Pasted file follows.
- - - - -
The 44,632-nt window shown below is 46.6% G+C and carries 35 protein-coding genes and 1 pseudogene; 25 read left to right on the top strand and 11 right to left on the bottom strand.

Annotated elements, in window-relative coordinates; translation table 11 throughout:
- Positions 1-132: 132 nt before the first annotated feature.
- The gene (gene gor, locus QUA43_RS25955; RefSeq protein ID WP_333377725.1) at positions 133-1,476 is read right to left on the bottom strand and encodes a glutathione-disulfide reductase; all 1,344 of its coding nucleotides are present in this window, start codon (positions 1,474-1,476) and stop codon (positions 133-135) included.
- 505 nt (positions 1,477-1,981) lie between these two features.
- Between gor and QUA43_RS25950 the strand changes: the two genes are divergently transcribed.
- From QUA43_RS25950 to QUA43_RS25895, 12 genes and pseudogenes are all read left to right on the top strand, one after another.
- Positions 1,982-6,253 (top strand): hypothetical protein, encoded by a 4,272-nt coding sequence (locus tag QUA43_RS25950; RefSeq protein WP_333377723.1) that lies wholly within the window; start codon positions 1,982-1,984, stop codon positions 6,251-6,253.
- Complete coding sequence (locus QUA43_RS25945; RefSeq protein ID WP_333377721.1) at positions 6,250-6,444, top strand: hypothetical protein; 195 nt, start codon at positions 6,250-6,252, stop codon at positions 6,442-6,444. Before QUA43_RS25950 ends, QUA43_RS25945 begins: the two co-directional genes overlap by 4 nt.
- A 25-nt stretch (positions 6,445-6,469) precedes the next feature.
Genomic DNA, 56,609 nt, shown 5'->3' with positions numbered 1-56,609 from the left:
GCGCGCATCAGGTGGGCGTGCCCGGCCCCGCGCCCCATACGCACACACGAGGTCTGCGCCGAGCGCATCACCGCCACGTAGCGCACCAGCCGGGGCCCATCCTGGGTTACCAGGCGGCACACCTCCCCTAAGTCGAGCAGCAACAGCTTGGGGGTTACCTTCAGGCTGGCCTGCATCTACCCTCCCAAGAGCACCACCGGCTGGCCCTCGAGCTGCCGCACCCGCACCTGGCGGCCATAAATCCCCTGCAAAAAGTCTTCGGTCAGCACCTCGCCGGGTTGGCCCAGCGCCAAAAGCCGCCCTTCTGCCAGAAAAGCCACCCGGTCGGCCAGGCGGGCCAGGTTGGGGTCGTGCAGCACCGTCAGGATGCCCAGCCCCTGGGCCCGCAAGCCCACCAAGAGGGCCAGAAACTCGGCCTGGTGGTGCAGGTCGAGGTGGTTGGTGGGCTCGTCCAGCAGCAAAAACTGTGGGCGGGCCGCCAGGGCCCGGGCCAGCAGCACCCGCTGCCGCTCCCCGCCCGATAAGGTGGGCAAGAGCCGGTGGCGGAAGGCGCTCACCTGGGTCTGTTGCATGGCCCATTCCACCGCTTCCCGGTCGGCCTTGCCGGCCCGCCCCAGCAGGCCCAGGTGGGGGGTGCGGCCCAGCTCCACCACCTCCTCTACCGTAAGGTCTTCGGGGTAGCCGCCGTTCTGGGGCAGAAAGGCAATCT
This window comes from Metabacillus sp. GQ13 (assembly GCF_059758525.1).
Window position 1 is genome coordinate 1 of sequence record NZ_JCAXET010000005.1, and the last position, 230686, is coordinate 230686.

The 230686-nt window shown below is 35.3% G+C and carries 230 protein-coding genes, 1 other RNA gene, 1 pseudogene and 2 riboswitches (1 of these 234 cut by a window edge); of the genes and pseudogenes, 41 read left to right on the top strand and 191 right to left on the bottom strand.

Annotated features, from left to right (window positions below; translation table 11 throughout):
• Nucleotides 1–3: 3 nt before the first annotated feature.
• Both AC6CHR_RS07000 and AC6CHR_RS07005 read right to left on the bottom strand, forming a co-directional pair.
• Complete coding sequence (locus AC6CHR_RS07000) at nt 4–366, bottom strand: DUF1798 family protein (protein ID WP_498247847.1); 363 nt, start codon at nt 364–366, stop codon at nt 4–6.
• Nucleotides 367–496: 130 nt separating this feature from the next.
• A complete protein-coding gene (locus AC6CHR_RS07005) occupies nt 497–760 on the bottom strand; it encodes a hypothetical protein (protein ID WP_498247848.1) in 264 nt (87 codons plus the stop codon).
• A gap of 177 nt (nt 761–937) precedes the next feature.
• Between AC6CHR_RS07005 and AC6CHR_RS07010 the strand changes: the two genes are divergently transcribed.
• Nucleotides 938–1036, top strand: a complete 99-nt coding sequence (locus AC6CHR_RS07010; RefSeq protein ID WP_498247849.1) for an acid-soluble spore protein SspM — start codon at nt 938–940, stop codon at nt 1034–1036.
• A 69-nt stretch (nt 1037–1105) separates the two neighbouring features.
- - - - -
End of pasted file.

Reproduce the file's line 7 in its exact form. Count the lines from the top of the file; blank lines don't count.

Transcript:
- From QUA43_RS25950 to QUA43_RS25895, 12 genes and pseudogenes are all read left to right on the top strand, one after another.